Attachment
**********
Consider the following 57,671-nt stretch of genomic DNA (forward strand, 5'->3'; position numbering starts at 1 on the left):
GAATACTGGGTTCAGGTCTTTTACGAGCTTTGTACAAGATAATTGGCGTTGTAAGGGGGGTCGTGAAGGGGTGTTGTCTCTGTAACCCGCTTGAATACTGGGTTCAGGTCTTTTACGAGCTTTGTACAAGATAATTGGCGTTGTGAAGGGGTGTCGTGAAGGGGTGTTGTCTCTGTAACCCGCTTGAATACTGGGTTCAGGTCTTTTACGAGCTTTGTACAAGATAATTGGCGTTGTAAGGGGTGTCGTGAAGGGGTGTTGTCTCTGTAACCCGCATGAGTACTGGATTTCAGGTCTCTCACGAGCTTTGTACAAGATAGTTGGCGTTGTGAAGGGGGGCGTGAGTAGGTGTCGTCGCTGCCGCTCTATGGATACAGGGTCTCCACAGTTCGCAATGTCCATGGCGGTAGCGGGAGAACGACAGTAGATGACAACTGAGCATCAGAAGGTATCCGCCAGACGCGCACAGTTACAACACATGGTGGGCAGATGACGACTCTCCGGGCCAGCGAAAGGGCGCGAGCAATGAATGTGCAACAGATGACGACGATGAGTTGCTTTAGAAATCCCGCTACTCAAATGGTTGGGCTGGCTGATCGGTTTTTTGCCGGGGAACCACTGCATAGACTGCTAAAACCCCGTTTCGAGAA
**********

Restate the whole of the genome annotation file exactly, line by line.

Consider the following 57,671-nt stretch of genomic DNA (forward strand, 5'->3'; position numbering starts at 1 on the left):
GAATACTGGGTTCAGGTCTTTTACGAGCTTTGTACAAGATAATTGGCGTTGTAAGGGGGGTCGTGAAGGGGTGTTGTCTCTGTAACCCGCTTGAATACTGGGTTCAGGTCTTTTACGAGCTTTGTACAAGATAATTGGCGTTGTGAAGGGGTGTCGTGAAGGGGTGTTGTCTCTGTAACCCGCTTGAATACTGGGTTCAGGTCTTTTACGAGCTTTGTACAAGATAATTGGCGTTGTAAGGGGTGTCGTGAAGGGGTGTTGTCTCTGTAACCCGCATGAGTACTGGATTTCAGGTCTCTCACGAGCTTTGTACAAGATAGTTGGCGTTGTGAAGGGGGGCGTGAGTAGGTGTCGTCGCTGCCGCTCTATGGATACAGGGTCTCCACAGTTCGCAATGTCCATGGCGGTAGCGGGAGAACGACAGTAGATGACAACTGAGCATCAGAAGGTATCCGCCAGACGCGCACAGTTACAACACATGGTGGGCAGATGACGACTCTCCGGGCCAGCGAAAGGGCGCGAGCAATGAATGTGCAACAGATGACGACGATGAGTTGCTTTAGAAATCCCGCTACTCAAATGGTTGGGCTGGCTGATCGGTTTTTTGCCGGGGAACCACTGCATAGACTGCTAAAACCCCGTTTCGAGAA